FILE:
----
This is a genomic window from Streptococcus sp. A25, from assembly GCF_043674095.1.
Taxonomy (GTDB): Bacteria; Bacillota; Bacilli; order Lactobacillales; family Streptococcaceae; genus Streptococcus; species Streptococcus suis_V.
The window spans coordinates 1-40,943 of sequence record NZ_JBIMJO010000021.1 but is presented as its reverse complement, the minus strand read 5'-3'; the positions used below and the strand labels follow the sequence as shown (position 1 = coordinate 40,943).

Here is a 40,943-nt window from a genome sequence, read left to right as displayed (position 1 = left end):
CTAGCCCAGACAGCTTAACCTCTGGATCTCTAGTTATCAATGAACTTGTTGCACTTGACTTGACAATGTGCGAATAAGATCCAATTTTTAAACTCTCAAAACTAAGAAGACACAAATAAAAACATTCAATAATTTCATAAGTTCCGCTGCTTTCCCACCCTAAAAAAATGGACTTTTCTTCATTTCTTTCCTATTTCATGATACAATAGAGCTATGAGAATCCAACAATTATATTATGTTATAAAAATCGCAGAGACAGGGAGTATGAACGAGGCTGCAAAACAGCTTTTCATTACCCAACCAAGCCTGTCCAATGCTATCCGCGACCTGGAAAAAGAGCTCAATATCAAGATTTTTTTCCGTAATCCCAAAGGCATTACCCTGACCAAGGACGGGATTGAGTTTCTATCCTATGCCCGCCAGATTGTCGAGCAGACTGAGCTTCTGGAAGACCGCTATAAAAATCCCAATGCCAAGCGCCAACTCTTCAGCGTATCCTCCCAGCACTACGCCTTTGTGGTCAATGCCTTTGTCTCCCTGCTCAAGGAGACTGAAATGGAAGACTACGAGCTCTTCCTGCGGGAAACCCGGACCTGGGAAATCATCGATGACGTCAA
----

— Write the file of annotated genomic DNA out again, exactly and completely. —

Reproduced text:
This is a genomic window from Streptococcus sp. A25, from assembly GCF_043674095.1.
Taxonomy (GTDB): Bacteria; Bacillota; Bacilli; order Lactobacillales; family Streptococcaceae; genus Streptococcus; species Streptococcus suis_V.
The window spans coordinates 1-40,943 of sequence record NZ_JBIMJO010000021.1 but is presented as its reverse complement, the minus strand read 5'-3'; the positions used below and the strand labels follow the sequence as shown (position 1 = coordinate 40,943).

Here is a 40,943-nt window from a genome sequence, read left to right as displayed (position 1 = left end):
CTAGCCCAGACAGCTTAACCTCTGGATCTCTAGTTATCAATGAACTTGTTGCACTTGACTTGACAATGTGCGAATAAGATCCAATTTTTAAACTCTCAAAACTAAGAAGACACAAATAAAAACATTCAATAATTTCATAAGTTCCGCTGCTTTCCCACCCTAAAAAAATGGACTTTTCTTCATTTCTTTCCTATTTCATGATACAATAGAGCTATGAGAATCCAACAATTATATTATGTTATAAAAATCGCAGAGACAGGGAGTATGAACGAGGCTGCAAAACAGCTTTTCATTACCCAACCAAGCCTGTCCAATGCTATCCGCGACCTGGAAAAAGAGCTCAATATCAAGATTTTTTTCCGTAATCCCAAAGGCATTACCCTGACCAAGGACGGGATTGAGTTTCTATCCTATGCCCGCCAGATTGTCGAGCAGACTGAGCTTCTGGAAGACCGCTATAAAAATCCCAATGCCAAGCGCCAACTCTTCAGCGTATCCTCCCAGCACTACGCCTTTGTGGTCAATGCCTTTGTCTCCCTGCTCAAGGAGACTGAAATGGAAGACTACGAGCTCTTCCTGCGGGAAACCCGGACCTGGGAAATCATCGATGACGTCAA